Dr Barbara Borek, forensic pathologist, said: ‘Toxicological analysis has detected the presence of a potentially fatal concentration of MDMA, commonly known as ecstasy.’
Tests showed there was 4,491mg of the drug per litre in his blood.

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1805_lg_obama.jpgSome random news report popping up in my Google Alert seemed kind of interesting, seeing as how it was referring to an “Obama pill” and Ecstasy and whatnot. There was also a reference to a DEA agent being interviewed.

the discovery of about 200 Ecstasy pills Monday during a traffic stop in Palmview is something of an anomaly, given how infrequently investigators in the region come across MDMA, as the drug is also known.
“We know that it is here, but it’s not here in large quantities in the way that it is in some other metro cities in the country,” said Special Agent Will Glaspy, who heads the U.S. Drug Enforcement Administration’s McAllen office.

The DEA should know some stuff, right? They collate a great deal of drug seizure info, do they not?

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This is what passes for a publishable opinion piece from one of their professors?

I’ve been following the work of Professor David Nutt even before the newspapers took interest, since sitting on a working party on drug regulation for the Academy of Medical Sciences. As a newcomer, I wanted to find the “facts on drug harm”, and read Nutt’s A tale of two Es – ecstasy and ethanol (alcohol) – published in 2006.

Well surely the good Professor Wolff means he started here. Right? ….right?

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A recent bit in the Vancouver Courier touts another clinical trial for MDMA as adjunctive therapy for Post-Traumatic Stress Disorder. If you haven’t been following along some of my prior observations are here, here, here. If you want everything I’ve opined on this drug, click the MDMA link under the archive.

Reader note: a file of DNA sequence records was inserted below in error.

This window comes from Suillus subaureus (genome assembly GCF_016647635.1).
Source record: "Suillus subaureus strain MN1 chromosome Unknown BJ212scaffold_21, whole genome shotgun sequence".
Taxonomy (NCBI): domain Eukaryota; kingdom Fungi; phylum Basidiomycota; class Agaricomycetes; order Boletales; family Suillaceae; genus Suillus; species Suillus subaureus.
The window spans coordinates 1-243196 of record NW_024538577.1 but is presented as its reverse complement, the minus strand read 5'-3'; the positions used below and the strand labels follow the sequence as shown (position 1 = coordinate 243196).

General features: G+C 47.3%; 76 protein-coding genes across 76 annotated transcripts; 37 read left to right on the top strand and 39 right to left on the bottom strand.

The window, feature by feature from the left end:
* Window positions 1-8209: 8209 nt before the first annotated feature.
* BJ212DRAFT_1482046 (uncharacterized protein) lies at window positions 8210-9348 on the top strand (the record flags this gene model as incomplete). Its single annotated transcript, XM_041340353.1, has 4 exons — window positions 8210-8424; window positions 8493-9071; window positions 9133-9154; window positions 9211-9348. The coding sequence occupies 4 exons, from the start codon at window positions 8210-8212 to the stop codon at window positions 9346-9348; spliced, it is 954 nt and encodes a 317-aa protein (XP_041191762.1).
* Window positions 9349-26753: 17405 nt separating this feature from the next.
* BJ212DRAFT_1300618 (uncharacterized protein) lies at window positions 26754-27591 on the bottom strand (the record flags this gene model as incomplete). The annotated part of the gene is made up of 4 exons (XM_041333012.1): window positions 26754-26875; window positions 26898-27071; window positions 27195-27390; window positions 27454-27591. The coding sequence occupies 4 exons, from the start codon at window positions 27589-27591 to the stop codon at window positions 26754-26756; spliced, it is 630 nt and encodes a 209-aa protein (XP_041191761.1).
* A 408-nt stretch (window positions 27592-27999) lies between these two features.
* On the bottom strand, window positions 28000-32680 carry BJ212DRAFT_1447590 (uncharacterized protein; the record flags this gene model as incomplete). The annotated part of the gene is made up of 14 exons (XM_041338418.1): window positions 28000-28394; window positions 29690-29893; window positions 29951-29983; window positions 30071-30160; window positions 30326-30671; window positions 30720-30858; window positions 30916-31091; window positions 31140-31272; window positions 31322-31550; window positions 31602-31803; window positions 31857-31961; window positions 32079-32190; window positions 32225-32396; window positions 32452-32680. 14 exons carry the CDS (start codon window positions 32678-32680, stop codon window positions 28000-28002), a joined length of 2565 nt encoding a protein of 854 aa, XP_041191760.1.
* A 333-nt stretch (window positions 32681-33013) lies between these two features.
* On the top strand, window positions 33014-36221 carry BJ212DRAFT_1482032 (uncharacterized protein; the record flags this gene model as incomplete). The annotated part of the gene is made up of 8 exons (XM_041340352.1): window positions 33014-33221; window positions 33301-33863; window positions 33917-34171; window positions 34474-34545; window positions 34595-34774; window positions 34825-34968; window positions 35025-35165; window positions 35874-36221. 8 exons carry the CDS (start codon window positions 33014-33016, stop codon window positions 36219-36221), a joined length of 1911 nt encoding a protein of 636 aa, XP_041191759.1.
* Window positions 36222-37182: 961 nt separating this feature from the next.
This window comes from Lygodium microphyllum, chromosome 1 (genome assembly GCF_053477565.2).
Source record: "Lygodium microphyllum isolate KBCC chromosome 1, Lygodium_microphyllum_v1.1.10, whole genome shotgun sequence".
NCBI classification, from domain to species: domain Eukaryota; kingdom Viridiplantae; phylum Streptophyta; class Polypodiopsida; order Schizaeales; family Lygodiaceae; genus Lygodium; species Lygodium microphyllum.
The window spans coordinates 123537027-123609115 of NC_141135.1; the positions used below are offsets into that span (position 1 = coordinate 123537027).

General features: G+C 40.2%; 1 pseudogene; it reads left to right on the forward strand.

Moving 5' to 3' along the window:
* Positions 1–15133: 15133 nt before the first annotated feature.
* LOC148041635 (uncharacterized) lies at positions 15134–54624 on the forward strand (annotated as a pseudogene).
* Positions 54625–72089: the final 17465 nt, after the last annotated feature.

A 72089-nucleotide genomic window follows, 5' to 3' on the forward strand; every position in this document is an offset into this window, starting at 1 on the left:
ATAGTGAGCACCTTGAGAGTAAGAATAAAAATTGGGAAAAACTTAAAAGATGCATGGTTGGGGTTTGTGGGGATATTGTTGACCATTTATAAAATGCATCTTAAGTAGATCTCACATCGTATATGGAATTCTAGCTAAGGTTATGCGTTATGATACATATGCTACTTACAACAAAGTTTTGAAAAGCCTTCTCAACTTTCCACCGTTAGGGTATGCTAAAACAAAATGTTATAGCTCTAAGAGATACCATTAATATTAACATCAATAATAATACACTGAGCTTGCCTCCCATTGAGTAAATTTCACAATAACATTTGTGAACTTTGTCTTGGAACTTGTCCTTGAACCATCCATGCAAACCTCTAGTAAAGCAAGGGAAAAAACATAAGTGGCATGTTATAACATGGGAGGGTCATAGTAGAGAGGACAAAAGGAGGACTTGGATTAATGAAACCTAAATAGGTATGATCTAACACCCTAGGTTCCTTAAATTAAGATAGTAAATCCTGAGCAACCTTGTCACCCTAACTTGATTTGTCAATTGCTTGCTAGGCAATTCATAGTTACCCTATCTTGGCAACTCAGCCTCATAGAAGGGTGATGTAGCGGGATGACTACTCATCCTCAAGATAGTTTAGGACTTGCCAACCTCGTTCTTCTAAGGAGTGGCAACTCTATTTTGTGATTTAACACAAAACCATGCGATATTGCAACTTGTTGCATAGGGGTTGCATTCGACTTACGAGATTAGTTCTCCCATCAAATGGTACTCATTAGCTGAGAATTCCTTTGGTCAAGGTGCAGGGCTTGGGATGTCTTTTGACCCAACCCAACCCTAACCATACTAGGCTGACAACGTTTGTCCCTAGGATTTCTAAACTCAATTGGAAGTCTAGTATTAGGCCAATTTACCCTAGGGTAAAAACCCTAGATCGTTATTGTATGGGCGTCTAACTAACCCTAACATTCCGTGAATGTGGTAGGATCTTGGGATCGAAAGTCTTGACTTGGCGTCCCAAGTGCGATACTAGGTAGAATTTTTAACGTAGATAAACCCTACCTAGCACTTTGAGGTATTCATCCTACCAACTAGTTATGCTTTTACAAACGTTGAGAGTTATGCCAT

I was just talking about main stream media accounts and how they generate an inaccurate impression by making comments that are, in isolation, more or less true but add up to an incorrect impression. In this case it was two quotes from the psychiatrist in charge of the Vancouver clinical trial.

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I am grateful to occasional reader and commenter Klem for putting me on the track of an older story. Klem was trying to argue that the authorities in Canada have long been issuing warning about non-MDMA content of “Ecstasy” and about the methamphetamine in particular. This is not news to me, of course. I am not unaware of the problem of non-MDMA psychoactive content of putative “Ecstasy” obtained on the illicit market. What I attempt to address, of course, is the seeming default assumption in the news reporting and subsequent reader comments that every case of Ecstasy fatality must have been caused by something (anything) other than 3,4-methylenedioxymethamphetamine.
Klem cites some 2005 reporting out of Vancouver and I was struck by this comment in the story.

A 13-year-old girl died in September when she took what she and friends believed was ecstasy they bought from a street dealer in Victoria.
Richard Stanwick, chief medical health officer for Vancouver Island, said an amphetamine overdose was suspected in Mercedes-Rae Clarke’s death.

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Canada. Again. This time in Whistler:

A 20-year-old male had been found unconscious by friends. When police arrived, Whistler Fire Rescue Service and Emergency Health Services personnel were performing CPR, but failed to revive the victim, who was pronounced dead a short time later at the Whistler Health Care Centre, Wright said.